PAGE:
back to trips West Coast Regional Meet 2005

The 2005 West Coast Regional Meet was, once again, held up in Fortuna. This is a clever ploy by our eternal hosts, Gil (Dr. Gil) and Becky (Beck-Zuki); I'm convinced they spike the BBQ food so that we want to return year after year after year after... Fortunately, it doesn't take much arm-twisting.

This year's trip started out identically to last year's, except that Peter was tagging along this time. This has its pros and cons -- as anyone who's ever traveled with a non-morning person can attest to -- and I was left posting "Argh! Why will he not wake up! WAKE UP WAKE UP WAKE UP!" to the WCRM thread on ST.N early Friday morning.

Eventually, Peter did get out of bed and we got on the road. Blah blah Highway 280 up the peninsula across the Golden Gate Bridge blah blah. It was a surprisingly sunny morning and we could see the Bridge from 19th Street in San Francisco -- a rare sight. Figuring we already had plenty of photos of the Golden Gate, we didn't stop this time (as The Onion so eloquently put it a few weeks ago, "Local Photographer Shits Out Yet Another Bridge Photo"). We continued on.

We stopped for lunch at Old Mission Pizza in Willits, as far north as Peter'd been prior to this trip. We used to go to a little rave/campout weekend out in the nearby boonies, a quirky little event at which I never seemed to do the right drugs for appreciating And while I'm blathering about the town, I'm very pleased to report that it was named for Hiram Willits, who settled there in 1857. This thrills me to pieces because, really, the phrase "old man Willits" just rolls off the tongue, and I'm so glad that it's historically accurate.

Past Willits, we continued on that pretty section of Highway 101 that swoops and winds at, well, whatever the safe and legal freeway speed is, as the landscape slowly turns to spruce and redwood trees. Naturally, we took Avenue of the Giants; Peter wasn't quite as enthralled with the trees as I'd hoped he'd be (I'm starting to realize that no one else on earth is so pleased by Cheesy Touristy Tree Shit) but he was a good sport. I didn't make him stop at any of the truly tacky places but, instead, just took pictures of us amongst some really tall redwoods.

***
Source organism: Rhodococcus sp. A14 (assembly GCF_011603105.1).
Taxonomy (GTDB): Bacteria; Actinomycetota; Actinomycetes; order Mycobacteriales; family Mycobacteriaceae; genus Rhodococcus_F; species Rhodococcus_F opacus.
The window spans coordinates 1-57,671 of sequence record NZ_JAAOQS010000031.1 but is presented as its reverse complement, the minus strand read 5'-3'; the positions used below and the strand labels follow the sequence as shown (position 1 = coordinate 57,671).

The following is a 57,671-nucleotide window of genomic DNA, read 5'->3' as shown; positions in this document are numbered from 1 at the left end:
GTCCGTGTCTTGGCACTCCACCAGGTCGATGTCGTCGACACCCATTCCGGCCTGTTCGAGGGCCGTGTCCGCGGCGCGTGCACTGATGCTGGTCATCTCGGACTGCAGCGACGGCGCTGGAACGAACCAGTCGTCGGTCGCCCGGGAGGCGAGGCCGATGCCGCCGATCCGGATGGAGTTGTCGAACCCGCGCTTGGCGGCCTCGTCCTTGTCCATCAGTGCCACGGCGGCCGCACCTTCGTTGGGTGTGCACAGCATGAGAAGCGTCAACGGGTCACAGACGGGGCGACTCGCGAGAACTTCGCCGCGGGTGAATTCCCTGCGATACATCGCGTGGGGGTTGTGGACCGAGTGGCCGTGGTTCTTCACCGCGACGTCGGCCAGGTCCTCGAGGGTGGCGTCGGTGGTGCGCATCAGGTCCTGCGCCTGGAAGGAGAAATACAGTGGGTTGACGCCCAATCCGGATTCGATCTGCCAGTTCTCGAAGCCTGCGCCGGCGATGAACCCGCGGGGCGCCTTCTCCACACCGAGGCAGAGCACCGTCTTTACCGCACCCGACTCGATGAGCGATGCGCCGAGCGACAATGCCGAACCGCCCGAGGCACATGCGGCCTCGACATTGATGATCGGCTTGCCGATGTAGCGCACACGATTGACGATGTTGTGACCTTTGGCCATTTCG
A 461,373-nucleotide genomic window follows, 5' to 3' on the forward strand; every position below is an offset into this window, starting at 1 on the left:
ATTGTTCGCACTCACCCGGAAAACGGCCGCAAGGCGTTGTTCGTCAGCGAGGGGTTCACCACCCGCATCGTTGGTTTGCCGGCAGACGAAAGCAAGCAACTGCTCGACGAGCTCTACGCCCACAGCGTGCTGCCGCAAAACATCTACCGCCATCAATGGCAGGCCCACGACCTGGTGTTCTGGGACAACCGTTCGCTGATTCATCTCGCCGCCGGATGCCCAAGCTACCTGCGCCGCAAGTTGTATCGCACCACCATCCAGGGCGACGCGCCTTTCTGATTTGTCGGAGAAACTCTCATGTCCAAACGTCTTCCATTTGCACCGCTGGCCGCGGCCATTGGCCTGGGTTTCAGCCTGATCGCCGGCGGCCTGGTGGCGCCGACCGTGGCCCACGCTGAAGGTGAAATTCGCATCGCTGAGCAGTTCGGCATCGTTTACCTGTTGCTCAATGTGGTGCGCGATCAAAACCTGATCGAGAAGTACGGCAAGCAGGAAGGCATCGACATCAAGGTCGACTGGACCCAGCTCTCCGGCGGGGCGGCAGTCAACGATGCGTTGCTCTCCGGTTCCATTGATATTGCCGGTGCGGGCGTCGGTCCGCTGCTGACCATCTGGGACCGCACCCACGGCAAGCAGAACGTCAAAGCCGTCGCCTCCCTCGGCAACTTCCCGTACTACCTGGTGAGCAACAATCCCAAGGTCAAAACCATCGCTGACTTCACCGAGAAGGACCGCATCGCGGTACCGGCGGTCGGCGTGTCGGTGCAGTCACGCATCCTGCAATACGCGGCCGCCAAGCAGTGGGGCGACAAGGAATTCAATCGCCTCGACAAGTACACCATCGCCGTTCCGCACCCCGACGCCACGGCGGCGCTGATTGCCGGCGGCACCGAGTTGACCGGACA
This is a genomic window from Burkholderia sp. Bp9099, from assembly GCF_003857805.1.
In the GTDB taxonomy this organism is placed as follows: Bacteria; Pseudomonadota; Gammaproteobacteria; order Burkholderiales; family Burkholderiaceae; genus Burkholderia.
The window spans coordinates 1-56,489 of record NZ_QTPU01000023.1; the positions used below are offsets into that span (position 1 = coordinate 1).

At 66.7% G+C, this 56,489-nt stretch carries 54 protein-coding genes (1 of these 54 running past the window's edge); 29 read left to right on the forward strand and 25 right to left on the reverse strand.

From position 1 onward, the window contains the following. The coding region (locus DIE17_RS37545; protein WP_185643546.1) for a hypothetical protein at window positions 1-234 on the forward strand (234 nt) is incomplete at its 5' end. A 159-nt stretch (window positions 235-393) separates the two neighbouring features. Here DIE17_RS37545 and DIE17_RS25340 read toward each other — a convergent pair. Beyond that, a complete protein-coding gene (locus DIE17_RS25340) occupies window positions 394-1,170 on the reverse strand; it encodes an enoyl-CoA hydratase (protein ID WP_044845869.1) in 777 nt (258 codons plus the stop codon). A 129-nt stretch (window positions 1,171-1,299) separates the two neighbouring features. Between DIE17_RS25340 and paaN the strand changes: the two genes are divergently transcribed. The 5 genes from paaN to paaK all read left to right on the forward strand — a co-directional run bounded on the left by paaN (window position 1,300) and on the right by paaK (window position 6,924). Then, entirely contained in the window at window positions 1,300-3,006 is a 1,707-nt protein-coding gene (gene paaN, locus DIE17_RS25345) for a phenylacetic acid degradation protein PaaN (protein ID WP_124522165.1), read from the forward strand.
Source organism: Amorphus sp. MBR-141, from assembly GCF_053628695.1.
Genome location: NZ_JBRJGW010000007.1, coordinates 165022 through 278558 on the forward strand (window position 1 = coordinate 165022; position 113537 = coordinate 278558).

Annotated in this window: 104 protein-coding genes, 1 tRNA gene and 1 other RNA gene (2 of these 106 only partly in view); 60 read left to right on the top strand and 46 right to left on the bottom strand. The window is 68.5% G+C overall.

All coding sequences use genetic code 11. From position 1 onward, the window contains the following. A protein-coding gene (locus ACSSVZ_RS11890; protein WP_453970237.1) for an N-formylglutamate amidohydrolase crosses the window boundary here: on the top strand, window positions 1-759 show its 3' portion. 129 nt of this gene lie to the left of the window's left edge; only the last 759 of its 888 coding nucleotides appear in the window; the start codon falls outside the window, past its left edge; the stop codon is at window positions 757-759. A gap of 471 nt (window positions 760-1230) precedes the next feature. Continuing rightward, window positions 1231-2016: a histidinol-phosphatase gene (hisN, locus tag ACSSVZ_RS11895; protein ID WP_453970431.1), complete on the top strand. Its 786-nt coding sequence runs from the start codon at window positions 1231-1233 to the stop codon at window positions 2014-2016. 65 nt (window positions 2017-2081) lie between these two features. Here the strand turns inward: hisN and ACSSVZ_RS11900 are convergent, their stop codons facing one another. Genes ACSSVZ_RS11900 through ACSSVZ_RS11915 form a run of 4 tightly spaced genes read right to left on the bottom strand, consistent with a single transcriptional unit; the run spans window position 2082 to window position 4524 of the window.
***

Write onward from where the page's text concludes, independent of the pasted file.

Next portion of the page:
We arrived in Fortuna with enough time to unpack a little, shower, and relax before heading over to the Eel River Brewery for the night's festivities.

The first thing Peter noticed upon arriving at the brewery was that the back patio -- where our group was happily sequestered -- was in its second incarnation. The site was obviously built upon something else, as pieces of concrete stick out in weird places, and sometimes don't quite fit together. The brewery's website solves the mystery by explaining that the restaurant and beer garden was built on the site of the historic Clay Brown Redwood Mill. A second piece of bizarre local history -- I'd assumed that the Eel River was thusly named due to the presence of eels in it. But no: in 1850, an exploration party named the area after receiving eels from a local Native American tribe in return for some pieces of a broken frying pan. Kinda makes you wonder what the area could have been called, depending on what else was up for trade...

The brewery dinner was pretty laid back -- instead of sitting at long tables, cafeteria-style, like last year, the tables were arranged haphazardly. This encouraged people to mill about and move from table to table, so there were many more individual conversations this year. As a result, I didn't get many photos at the dinner -- to busy chatting and drinking! My drink of choice this year was the Certified Organic Amber Ale. Yum, yum. Peter and I mingled and chatted up representatives from at least two different species (the brewery has a few feral cats, one of which is named Porter), drank happily, and wandered off to bed early.

The rest of Friday's pictures

Continued on Saturday...